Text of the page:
Wang strictly arranges her seven-day work schedule into morning, afternoon and evening shifts. She is even in the laboratory on the first day of the Lunar New Year." Scientific research requires full commitment. Since the reform and opening up of the last 30 or more years, I have been working at full tilt. Most people from my generation do not have doctorate degrees, but we have the opportunity now to do what many young people today do. I wish one hour today was worth two tomorrow. We have to work against time," Wang said.

"My work proceeds from a design or picture that shows my point of view and summarizes the topic. I then meet and discuss it with gifted, diligent students and consider their suggestions."

Wang sets a good example to her postgraduate students by helping them clean the laboratory. She also guides their choices of topics and gives suggestions for experimental designs. She is not a boss, but a researcher and teacher. Some of her students have won awards such as the Special and Excellent Presidential Award from the Chinese Academy of Sciences, and the National Outstanding Doctoral Dissertation. Wang has twice won the Chinese Academy of Sciences Excellent Teacher award.

Vice-Chairperson of the National Committee of CPPCC

In answer to the question, "Has your life changed since becoming vice-president of the Jiu San Society( a political party and alliance based on high and intermediate level intellectuals in the S&T fields that accepts the leadership of the Communist Party of China)?" Wang said, "I'm involved at the Jiu San Society in a part-time capacity, and participate only in the important activities that are relevant to my work. I spend most of my time on research and teaching, not on being a social activist."

Wang said that as a member of democratic parties and the CPPCC National Committee, it is her duty to be involved in government and political affairs. "I used to think it inappropriate to attend social activities, but now realize that as a scientist and academic, it is my duty and responsibility to be involved in the management of state and social affairs. We all have social responsibilities!"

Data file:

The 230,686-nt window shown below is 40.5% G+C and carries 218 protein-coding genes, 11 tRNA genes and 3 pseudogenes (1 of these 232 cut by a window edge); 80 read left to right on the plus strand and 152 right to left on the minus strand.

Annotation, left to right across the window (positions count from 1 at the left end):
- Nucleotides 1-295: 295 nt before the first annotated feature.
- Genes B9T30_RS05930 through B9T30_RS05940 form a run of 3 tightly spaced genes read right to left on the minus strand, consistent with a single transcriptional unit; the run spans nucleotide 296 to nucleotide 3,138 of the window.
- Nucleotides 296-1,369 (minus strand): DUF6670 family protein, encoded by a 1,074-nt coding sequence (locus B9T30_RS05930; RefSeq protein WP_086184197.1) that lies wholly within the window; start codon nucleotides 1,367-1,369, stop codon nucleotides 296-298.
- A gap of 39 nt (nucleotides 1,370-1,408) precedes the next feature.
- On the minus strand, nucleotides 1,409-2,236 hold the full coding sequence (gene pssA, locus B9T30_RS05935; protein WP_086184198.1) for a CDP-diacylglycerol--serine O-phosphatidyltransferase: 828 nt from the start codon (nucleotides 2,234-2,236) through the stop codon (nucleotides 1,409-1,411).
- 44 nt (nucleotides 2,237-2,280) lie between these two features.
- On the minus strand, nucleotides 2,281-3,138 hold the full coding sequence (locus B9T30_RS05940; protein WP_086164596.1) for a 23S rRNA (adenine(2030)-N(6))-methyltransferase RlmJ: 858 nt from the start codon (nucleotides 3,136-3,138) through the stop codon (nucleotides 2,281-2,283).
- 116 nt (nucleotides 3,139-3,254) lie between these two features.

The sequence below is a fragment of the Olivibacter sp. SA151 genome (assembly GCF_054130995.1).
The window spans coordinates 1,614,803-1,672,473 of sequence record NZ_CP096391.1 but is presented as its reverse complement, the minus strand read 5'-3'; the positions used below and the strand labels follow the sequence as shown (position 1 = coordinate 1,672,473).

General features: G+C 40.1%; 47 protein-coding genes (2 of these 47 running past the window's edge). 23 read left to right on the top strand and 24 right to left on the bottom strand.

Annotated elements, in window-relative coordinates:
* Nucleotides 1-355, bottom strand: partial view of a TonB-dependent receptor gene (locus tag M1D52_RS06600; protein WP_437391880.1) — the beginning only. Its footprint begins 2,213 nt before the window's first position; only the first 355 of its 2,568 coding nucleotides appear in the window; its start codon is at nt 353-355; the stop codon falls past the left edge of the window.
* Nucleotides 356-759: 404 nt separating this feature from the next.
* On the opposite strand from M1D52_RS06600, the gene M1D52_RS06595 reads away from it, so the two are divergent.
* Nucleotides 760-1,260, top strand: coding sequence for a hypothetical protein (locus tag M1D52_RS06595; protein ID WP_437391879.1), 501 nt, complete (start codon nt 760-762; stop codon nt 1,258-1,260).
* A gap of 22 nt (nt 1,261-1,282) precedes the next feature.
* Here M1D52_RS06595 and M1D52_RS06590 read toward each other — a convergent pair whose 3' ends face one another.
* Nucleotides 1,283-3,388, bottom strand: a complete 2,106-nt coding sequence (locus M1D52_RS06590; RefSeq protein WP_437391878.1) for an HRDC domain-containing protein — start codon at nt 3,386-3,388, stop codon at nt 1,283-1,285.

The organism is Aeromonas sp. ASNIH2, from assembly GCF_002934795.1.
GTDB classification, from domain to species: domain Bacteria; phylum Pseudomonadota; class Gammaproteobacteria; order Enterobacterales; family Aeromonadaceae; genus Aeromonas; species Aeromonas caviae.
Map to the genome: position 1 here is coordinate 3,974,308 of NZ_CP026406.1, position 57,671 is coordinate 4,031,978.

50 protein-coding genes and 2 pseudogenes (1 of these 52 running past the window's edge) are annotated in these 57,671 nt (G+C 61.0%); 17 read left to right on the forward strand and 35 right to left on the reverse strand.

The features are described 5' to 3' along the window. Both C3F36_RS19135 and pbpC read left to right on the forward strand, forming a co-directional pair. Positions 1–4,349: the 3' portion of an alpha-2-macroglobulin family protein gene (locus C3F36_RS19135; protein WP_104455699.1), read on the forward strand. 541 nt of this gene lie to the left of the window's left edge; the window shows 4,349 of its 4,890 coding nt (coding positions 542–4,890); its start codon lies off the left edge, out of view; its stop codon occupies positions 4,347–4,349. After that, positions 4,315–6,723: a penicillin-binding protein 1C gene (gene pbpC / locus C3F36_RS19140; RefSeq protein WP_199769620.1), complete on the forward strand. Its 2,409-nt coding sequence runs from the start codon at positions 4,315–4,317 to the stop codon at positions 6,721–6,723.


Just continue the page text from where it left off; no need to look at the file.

Wang Zhizhen has been elected vice-chairperson of the 11th National Committee of the Chinese People's Political Consultative Conference (CPPCC) fourth plenary meeting on March 13, 2008 in Beijing of the First Session of the 11th CPPCC National Committee.

Gender Equality

As a successful woman scientist, Wang's view on gender equality within scientific research is surprising. "In all honesty, I am seldom aware of my gender, perhaps because gender equality was ingrained in my school education, when we were all taught that women can do everything men can do."

Wang said that relatively more women major in biological sciences than other scientific fields, but when viewed as a whole, account for a comparatively small proportion, for example, in the Chinese Academy of Sciences and Chinese Academy of Engineering. The situation is similar in the US, where women are scarce in top strata of the scientific hierarchy.

Wang thinks that, compared with her own generation, young women today pay more attention to superficial than spiritual beauty. She disagrees with the dictum, "Finding a good husband is better than finding a good job".

In her profession, women and men have equal rights, such as when applying for funds and employment. In the scientific world it is research achievements, not gender, that matter.

(Source: womenofchina.cn, chinadaily.com.cn)